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How to make sweet potato & chicken curry


I'm a massive fan of curries. Massive. So massive I had curry for my wedding.

But I don't often make it myself. I could blame lack of time but I don't think that's really the answer. It's probably more about the fact I'm not used to doing it and therefore it doesn't come easily (a bit like ironing).

Nevertheless, I won't let the (slight) fear stop me from trying, which is why I decided to get out the latest issue of Gluten-Free Heaven magazine and make Donal Skehan's Indian Butter Chicken (p.74, if you're wondering).

Here's the image they showed:

And this is what I produced:

Looks-wise it's not bad, is it? But appearances can be deceptive. I spent my time eating it wishing I'd done things a little differently, and that's exactly what I ended up doing when I re-made it a few days later.

First off, I'm not one of those people who's good with really spicy food, so you'd be forgiven for wondering why on earth I made it. But the thing is, a really good curry to me doesn't have to be hot. So I changed the recipe so much it's hardly recognisable. For a start, it no longer has butter in it. Nor does it have finger chillies, sugar or fenugreek. I thought I'd share it with you below under its new name.

Sweet Potato & Chicken Curry

Ingredients

(For part 1)

  1. 2 tspns vegetable oil

  2. 150g plain yogurt

  3. 2 garlic cloves (peeled & grated)

  4. 2cm fresh ginger (peeled & grated)

  5. 1 tspn garam masala

  6. 1 tspn lemon juice

  7. 800g diced chicken breasts

(For part 2)

  1. 500g sweet potato (peeled & cubed)

  2. Muslin bag filled with: 3 whole cloves & 5 cracked cardamom pods)

  3. Pinch of cinnamon

  4. 400g passata

  5. 200ml water

  6. 1 tspn garam masala

  7. Small bag of spinach (washed)

  8. 3 tblspns double cream

  9. 2 garlic cloves (peeled & grated)

  10. 3cm fresh ginger (peeled & grated)

  11. Pinch of salt

  12. Fresh coriander

Method

  1. Pre-heat the oven to 190 degrees Celsius.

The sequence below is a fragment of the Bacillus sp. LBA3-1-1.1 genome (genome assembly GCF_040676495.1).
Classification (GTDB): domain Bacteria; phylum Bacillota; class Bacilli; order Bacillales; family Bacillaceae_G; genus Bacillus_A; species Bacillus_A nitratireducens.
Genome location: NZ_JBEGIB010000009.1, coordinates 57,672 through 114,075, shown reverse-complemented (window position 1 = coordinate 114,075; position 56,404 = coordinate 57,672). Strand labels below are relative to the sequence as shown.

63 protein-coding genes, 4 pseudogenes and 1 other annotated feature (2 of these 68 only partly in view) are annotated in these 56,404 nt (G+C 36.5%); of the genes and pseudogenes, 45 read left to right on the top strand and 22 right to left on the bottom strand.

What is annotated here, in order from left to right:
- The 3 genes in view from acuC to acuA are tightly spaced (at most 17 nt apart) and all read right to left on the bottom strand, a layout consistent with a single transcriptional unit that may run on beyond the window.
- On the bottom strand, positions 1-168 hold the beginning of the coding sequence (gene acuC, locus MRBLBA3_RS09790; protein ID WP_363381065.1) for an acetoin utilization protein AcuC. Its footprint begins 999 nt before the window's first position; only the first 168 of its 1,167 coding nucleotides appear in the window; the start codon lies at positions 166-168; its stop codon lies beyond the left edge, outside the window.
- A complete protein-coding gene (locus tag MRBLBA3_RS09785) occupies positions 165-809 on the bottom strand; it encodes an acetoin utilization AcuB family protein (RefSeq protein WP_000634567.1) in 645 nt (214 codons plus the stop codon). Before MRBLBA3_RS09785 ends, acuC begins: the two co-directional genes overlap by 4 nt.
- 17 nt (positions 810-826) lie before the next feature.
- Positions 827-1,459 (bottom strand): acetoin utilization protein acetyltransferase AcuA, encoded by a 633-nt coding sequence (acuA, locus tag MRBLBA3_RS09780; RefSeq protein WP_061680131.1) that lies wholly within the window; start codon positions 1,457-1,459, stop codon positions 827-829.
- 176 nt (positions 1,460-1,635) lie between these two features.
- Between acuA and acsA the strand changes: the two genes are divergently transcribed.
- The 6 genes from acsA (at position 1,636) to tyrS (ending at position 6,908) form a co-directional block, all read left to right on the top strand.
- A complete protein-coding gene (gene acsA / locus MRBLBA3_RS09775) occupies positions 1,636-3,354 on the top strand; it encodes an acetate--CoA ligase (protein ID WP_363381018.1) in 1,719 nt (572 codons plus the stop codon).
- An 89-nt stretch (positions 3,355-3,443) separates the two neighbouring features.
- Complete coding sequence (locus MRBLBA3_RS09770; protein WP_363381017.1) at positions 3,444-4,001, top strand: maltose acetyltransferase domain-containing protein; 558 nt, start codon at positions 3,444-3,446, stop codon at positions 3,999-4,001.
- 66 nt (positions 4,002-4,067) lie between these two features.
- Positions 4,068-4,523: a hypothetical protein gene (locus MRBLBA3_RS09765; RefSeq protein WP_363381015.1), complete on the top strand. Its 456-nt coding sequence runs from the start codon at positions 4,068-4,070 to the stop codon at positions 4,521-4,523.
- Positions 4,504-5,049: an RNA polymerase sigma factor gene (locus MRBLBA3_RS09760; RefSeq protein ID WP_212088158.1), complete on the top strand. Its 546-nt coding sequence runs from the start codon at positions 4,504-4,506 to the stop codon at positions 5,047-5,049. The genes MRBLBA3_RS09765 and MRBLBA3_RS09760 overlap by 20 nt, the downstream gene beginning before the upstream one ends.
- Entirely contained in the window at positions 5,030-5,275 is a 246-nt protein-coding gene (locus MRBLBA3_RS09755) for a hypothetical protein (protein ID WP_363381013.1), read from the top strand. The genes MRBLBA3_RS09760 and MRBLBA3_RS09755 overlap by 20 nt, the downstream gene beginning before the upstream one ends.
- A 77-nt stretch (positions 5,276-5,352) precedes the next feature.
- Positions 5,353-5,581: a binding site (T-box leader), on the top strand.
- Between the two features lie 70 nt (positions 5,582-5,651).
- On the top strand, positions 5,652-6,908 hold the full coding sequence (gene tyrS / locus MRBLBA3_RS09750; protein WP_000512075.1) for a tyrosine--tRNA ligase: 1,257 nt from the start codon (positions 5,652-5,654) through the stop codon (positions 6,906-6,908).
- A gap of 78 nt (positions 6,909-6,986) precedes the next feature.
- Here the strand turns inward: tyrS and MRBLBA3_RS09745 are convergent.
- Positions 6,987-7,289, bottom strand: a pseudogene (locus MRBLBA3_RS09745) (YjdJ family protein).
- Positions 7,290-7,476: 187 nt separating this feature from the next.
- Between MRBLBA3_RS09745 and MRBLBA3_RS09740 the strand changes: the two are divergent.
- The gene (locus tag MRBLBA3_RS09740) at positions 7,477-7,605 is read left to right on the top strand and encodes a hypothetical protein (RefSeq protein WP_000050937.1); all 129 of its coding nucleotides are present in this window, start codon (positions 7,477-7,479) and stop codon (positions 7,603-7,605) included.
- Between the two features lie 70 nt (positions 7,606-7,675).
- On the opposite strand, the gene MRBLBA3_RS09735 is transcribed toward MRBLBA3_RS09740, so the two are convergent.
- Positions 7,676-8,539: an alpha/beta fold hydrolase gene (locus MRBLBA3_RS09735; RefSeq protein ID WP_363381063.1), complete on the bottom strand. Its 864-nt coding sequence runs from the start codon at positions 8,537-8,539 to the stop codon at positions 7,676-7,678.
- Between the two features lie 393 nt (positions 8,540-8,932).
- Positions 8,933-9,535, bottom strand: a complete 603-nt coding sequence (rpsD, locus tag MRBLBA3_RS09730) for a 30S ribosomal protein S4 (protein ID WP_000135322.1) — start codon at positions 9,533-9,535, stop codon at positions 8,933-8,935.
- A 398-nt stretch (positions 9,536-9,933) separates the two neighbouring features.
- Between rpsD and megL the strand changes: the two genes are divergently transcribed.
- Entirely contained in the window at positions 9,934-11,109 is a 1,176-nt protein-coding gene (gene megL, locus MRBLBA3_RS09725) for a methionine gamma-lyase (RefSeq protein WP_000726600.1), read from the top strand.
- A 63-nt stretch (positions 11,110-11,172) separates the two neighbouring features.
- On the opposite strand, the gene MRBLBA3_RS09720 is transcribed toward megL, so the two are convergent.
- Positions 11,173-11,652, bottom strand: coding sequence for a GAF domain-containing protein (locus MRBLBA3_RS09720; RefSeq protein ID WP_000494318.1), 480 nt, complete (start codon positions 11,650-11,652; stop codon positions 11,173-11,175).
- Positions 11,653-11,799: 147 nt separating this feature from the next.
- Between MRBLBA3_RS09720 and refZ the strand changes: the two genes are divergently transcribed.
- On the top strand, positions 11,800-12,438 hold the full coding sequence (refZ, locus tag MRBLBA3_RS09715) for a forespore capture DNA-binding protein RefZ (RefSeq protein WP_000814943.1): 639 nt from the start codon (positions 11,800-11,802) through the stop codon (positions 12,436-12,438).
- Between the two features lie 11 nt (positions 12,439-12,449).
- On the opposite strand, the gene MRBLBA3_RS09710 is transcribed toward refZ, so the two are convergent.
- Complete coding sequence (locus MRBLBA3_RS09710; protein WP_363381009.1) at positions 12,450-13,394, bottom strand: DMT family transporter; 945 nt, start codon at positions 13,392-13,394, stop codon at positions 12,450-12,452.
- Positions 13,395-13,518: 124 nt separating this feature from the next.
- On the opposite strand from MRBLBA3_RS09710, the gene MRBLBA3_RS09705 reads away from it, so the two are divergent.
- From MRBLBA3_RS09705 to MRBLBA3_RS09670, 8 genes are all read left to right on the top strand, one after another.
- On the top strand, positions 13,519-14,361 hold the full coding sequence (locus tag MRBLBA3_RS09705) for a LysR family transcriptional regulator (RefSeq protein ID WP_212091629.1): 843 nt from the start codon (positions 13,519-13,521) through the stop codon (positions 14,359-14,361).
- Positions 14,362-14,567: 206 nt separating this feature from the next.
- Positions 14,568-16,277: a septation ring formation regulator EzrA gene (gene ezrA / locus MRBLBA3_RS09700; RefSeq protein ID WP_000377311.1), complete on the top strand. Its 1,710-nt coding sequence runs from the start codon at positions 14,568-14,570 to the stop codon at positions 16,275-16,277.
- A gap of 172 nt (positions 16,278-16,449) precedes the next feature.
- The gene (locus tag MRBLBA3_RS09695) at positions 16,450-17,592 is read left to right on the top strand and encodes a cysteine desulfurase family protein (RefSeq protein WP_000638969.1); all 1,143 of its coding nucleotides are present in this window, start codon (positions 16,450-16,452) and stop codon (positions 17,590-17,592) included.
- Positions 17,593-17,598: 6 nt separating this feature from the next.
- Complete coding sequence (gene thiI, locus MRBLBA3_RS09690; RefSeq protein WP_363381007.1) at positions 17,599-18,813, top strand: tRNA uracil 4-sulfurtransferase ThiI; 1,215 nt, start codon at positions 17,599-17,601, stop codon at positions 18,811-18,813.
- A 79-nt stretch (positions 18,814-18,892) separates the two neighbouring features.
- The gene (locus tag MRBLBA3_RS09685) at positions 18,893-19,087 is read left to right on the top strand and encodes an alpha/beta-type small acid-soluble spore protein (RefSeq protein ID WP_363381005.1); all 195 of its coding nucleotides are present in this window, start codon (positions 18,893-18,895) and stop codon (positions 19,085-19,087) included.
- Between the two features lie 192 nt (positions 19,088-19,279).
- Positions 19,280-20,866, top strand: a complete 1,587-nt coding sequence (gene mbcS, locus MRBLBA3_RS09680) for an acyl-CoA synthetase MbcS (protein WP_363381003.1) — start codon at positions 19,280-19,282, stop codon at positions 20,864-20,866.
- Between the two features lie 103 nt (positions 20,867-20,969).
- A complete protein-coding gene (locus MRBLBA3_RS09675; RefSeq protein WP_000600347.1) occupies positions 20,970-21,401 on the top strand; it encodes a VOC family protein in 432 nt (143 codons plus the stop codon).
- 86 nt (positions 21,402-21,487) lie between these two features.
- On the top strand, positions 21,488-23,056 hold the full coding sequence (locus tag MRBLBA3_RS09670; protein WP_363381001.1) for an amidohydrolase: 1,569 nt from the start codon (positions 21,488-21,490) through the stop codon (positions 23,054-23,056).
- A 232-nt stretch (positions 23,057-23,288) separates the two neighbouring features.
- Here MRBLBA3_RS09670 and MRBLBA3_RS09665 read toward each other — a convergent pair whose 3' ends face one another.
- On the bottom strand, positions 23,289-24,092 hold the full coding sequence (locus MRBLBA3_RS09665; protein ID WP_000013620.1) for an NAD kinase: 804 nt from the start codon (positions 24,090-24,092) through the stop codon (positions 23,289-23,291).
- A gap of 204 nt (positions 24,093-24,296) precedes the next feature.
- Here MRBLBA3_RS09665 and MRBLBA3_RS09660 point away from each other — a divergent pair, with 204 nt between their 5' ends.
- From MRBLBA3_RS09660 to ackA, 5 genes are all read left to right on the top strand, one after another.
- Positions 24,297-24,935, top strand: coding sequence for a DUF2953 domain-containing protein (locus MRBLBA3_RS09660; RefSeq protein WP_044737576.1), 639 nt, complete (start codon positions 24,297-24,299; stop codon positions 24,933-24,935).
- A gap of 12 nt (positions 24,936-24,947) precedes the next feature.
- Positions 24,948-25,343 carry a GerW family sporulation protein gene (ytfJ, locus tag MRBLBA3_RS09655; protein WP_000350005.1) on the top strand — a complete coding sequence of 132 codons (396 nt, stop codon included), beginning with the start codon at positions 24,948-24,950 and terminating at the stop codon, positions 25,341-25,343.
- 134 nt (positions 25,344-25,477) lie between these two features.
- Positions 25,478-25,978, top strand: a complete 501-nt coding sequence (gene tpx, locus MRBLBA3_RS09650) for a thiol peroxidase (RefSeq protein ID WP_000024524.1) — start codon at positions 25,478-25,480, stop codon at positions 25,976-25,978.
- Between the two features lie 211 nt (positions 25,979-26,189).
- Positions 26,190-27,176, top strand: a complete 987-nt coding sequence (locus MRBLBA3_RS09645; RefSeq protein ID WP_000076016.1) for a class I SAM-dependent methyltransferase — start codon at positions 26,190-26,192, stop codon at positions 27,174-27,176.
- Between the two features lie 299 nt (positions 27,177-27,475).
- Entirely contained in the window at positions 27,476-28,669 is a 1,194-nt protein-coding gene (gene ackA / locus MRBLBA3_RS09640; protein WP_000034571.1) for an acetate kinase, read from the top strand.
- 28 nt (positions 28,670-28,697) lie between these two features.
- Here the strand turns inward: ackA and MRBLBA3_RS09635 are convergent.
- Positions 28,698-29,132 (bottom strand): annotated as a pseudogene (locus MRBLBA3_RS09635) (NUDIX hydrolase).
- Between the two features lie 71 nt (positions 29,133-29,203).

2. Mix all the Part 1 ingredients in a bowl, cover with cling film & marinate in the fridge for at least 2 hours.

  3. Drizzle oil over the sweet potato in a roasting tin and bake for 45 minutes.

  4. Fry the chicken marinade over a high heat until the chicken is fully cooked.

  5. Meanwhile, add a splash of vegetable oil in a heavy-based pan and lightly fry the ginger & garlic.

  6. Add the passata, cinnamon, garam masala and muslin bag and allow to simmer for 5 mins.

  7. Add the sweet potato and water and simmer for 10 mins.

  8. Add the chicken and the spinach and mix well.

  9. Cook for 5 more minutes and then turn off the heat.

  10. Discard the muslin bag and stir in the cream and salt.

  11. Serve with steamed basmati rice and fresh coriander.

The Differences

So what's really different, apart from the 4 ingredients I took out?

Mainly, it's about roasting the sweet potato first to give it a really delicious and crisp flavour. Then there's the issue with the loose cardamom pods and cloves - I've never been a fan of biting into one of them - so using the muslin bag means you can still have the flavour but not worry about chewing on a whole clove. Finally, since I've never really been one for spicy food, those finger chillies had to go. The flavour of the curry is therefore a lot more delicate and goes down a little better with anyone who has IBS.

That said, I think my husband prefers Donal's version, so you'll need to dig out this month's Gluten-Free Heaven magazine if you want to find out how to do it his way.

Do let me know below how it turns out if you make it. I'd love to see some photos!

#recipe #glutenfree #curry

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